Date of Award:
Master of Science (MS)
Family, Consumer, and Human Development
J. Craig Peery
Twenty first-born infants age three to five rronths, nine males and eleven fenales, were observed and vi deotaped for five minutes with each parent, in order to explore touch and gaze in free-play parent-infant interactions. Gazing behaviors of parents and infants and mutual gazing were rreasured in vivo; touching behaviors were rreasured fran the videotapes of each dyad. For each behavi or, four rreasures were taken: percent of total t:irre, average rate per minute, rrean duration of the behavior, and rrean duration of the intervals between behaviors. The results show that, on the average, parent touch and gaze were typical of parents at play with infants: frequent short touches and frequent long gazes. The infants look back at parents much less often, typical of infants whose parents are trying to get their attention. The data show unique response patterns depending on the sex of the infant and parent. Both rrothers and fathers use touch with boys, but not girls, as an instrurrental attention getting technique , touching rrore when the infant looks less often. M:lthers show a rrore canplex response than fathers, probably learned fran their greater caretaking experience. Touching to girls is related only to the parent's own attention, seeming to be a !!Ore expressive response. Yothers, but not fathers, increase their ix gaze reciprocally with girls ' gaze but not toys'. These unique relationships for !!Others and fathers with sons and daughters nay be the beginnings of differential sex-typed socialization. MJthers and fathers of the sane infants show very different behaviors, often negatively correlated, indicating that they may have developed a:rnplernentary relationships with their infants.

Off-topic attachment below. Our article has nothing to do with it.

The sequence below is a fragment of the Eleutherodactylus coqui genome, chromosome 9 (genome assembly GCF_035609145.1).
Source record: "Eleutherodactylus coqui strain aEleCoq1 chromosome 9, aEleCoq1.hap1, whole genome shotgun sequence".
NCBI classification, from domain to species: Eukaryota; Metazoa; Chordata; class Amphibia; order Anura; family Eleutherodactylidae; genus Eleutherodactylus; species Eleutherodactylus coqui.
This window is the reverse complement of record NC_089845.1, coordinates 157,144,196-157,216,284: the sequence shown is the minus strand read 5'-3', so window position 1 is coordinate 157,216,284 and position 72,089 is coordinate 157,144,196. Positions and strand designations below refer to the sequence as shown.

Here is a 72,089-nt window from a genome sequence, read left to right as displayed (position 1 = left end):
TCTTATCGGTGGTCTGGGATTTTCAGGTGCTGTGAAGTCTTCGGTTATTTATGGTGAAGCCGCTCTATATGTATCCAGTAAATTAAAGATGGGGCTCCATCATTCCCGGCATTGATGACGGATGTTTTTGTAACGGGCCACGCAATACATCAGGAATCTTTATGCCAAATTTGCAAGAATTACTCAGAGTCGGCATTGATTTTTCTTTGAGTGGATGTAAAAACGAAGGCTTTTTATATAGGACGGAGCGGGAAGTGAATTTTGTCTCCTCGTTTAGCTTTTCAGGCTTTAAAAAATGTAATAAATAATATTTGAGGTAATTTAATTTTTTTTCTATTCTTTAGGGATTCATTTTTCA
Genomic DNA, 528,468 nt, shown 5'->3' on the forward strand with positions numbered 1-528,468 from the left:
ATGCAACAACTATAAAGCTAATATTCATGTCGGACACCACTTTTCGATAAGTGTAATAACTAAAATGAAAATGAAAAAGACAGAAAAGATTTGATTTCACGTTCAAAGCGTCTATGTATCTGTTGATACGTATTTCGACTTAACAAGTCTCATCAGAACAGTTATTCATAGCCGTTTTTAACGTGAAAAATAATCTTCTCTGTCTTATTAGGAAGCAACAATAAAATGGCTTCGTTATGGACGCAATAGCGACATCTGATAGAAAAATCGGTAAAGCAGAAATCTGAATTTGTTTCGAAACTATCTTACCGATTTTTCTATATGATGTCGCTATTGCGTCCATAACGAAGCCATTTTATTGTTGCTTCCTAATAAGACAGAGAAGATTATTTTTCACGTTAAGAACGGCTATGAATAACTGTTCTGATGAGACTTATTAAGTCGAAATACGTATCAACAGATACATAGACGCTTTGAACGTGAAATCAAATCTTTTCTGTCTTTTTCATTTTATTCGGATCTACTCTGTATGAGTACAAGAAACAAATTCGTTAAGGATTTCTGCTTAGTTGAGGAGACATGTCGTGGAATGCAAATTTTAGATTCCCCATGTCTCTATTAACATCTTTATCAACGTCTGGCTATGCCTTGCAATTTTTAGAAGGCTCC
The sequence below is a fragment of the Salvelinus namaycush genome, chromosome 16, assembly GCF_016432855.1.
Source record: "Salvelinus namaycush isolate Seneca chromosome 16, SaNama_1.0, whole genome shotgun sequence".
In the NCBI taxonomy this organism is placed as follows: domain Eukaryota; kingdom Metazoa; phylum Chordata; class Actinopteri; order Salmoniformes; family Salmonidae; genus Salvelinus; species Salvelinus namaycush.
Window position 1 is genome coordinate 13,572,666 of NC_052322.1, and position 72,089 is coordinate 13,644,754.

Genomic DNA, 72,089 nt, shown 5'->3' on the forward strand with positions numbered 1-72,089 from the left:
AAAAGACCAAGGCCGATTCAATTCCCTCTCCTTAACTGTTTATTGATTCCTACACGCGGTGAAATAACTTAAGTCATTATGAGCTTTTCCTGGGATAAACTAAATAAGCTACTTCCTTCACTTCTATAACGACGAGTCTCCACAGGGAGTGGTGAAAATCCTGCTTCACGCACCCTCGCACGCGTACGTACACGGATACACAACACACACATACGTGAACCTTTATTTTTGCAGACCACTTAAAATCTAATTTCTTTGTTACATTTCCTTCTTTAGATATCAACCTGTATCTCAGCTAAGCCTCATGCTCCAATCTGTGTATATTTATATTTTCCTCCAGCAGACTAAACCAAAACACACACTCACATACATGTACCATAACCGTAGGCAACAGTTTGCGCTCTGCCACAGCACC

Roggman, Lori A., "Touch and Gaze in Parent Infant Social Play" (1981). All Graduate Theses and Dissertations. 2314.
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